Erev Yom Kippur with Hadar
Tuesday, October 4, 2022
9:00 AM - 1:50 PM Eastern
In ancient times, Erev Yom Kippur was a mini-holiday in its own right, known as Ma'al - derived from the Aramaic word for “erev”. This was an important day when people asked each other for forgiveness. It is found in the Talmud numerous times, including a poignant story about the great sage Rav asking Rabbi Hanina for forgiveness on Erev Yom Kippur 13 times (Yoma 87b). Jewish communities in Algeria, Tunisia and Libya, continued to refer to Erev Yom Kippur by this name until recently.
Prepare spiritually, emotionally, and intellectually for the holiday by learning about the themes and prayers of the day, enjoying soulful melodies and excerpts from Yom Kippur liturgy, and engaging in longstanding erev Yom Kippur traditions like making a yahrzeit candle and reciting prayers for loved ones. Join for the whole day or tune in for as many sessions as you like!
9:00-9:50 AM: Eating as if You're Fasting: The Obligation to Eat on Erev Yom Kippur
During this opening session, we will explore the obligation to eat on Erev Yom Kippur. What is the nature of this obligation? Where does it come from? What can it teach us about the meaning of Yom Kippur itself and the process of Teshuvah?
10:00-10:50 AM: The Essence of Forgiveness: Understanding Selichot
Rabbi Elie Kaunfer
Among the critical features of Yom Kippur are the variety of petitions to God for forgiveness. But is forgiveness really fair? Is there a deeper purpose to the Selichot that we are missing? As we prepare for Yom Kippur, join us as we explore the nature of forgiveness through the images in the Bible and Talmud that stand behind these prayers.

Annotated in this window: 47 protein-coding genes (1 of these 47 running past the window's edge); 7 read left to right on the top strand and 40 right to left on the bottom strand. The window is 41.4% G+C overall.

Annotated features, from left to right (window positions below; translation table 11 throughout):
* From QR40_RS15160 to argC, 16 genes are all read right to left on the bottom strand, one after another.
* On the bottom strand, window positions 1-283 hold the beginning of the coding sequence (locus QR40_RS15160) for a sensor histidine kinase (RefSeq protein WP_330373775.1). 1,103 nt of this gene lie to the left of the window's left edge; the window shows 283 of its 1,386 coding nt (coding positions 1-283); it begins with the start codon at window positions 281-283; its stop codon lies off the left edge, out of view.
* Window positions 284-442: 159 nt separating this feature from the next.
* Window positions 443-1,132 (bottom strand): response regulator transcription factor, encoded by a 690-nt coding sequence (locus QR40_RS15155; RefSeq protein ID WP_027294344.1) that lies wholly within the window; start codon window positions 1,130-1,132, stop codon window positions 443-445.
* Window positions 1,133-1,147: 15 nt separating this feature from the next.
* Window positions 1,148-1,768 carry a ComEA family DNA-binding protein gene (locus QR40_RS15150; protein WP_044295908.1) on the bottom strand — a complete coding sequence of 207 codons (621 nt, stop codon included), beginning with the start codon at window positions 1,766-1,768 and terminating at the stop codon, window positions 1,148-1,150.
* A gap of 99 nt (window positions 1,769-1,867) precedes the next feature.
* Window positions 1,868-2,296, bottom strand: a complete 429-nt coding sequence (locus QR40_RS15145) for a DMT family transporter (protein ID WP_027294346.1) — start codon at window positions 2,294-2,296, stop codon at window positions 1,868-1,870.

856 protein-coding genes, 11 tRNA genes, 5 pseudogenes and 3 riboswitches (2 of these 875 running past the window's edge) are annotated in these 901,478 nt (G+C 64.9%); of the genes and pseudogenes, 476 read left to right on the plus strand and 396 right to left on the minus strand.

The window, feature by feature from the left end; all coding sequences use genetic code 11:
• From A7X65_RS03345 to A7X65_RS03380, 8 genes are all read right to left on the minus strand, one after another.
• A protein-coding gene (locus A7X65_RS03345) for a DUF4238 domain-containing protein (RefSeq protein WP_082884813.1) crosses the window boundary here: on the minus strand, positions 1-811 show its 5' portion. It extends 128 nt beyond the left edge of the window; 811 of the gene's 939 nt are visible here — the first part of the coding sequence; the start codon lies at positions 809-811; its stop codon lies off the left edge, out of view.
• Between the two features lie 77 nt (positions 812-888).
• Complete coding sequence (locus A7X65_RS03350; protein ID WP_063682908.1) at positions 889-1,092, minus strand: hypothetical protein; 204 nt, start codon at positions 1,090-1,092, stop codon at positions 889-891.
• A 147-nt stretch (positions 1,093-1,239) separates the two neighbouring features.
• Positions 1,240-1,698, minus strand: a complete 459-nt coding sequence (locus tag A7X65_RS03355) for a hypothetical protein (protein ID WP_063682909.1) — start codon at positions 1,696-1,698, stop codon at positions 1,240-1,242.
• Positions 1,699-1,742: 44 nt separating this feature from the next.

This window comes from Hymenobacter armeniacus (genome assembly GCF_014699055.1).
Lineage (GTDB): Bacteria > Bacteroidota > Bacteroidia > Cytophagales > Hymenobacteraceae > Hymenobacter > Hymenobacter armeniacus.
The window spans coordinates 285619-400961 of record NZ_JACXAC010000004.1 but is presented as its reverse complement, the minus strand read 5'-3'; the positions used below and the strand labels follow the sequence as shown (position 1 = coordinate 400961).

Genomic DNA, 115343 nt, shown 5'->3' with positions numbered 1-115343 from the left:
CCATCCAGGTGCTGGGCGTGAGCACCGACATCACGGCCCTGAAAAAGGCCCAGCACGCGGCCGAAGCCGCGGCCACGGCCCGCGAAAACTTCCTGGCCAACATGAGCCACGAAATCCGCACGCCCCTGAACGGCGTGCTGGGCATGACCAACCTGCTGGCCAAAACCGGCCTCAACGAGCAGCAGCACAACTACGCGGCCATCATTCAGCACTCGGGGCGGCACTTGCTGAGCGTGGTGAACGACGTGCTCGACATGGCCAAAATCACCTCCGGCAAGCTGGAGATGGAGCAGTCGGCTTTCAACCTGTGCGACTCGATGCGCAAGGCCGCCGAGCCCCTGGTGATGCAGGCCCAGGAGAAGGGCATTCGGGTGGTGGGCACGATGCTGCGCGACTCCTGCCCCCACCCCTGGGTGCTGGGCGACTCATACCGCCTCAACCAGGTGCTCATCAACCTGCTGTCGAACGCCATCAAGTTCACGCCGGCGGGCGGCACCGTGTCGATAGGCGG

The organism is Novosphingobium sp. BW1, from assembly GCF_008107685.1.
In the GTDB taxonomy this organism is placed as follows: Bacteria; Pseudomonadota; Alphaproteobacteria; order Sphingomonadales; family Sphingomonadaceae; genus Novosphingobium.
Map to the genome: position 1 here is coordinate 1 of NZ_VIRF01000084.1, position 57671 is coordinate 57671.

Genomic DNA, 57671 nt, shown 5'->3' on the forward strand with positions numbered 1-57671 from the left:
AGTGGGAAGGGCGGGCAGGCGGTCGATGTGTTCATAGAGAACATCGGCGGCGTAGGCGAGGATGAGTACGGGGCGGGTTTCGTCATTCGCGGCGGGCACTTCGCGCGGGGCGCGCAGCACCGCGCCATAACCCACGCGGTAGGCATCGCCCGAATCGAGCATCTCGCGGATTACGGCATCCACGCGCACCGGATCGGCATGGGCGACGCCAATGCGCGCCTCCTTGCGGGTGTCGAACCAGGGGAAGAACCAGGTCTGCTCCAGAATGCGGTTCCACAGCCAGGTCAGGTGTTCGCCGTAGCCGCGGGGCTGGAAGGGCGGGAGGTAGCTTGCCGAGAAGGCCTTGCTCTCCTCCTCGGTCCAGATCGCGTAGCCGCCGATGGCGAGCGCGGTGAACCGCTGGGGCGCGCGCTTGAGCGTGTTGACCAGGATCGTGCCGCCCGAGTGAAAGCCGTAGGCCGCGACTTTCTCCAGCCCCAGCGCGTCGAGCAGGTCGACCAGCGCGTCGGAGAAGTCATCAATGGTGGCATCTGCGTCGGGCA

11:00-11:50 AM: Humanity! Why Do You Slumber?
Rabbi Elie Lehmann
Prepare for Yom Kippur by diving into the soulful poetry of selichot from the Sephardic tradition. We will listen to this beautiful poetry, explore the many intertextual references from tanakh and rabbinic literature, and attempt to find personal meaning that we can take into the holiday.
12:00-12:50 PM: Where the Small Contains the Great: Preparing for Vidui
Hannah Kapnik Ashar
We will learn a profound midrash about miraculously expanding divine and human capacities, including through prayer on Yom Kippur. Using insights from this midrash, we will go into Yom Kippur with new possibilities of how we can bring ourselves to the vidui (confession) this year.
1:00-1:50 PM: Early Yizkor Rituals: Memory, Meaning and Candle-Making
Rabbi Aviva Richman and August Kahn, Hadar Beit Midrash Fellow
The Yom Kippur Yizkor service is an opportunity to honor and remember the lives of those who have died, to ensure that no one is forgotten. During this session, we will turn to an Eastern European women's ritual of hand-making yizkor candles and imbuing them with the names of loved ones. Together, we will study the theology and poetry of traditional yiddish prayers associated with this ritual, and then put it into practice while listening to a personal reflection from August Kahn, one of Hadar’s current Beit Midrash fellows who made the trip to a cemetery of his ancestors to engage in this ritual directly.
With each dip of the wick into wax, we will recite names of people we have lost - relatives, community members, essential workers, and those who have none to mourn them - and the light of these candles, and these lives, will accompany our prayers throughout Yom Kippur. Join to listen, or gather your own supplies and make your own candle at the same time.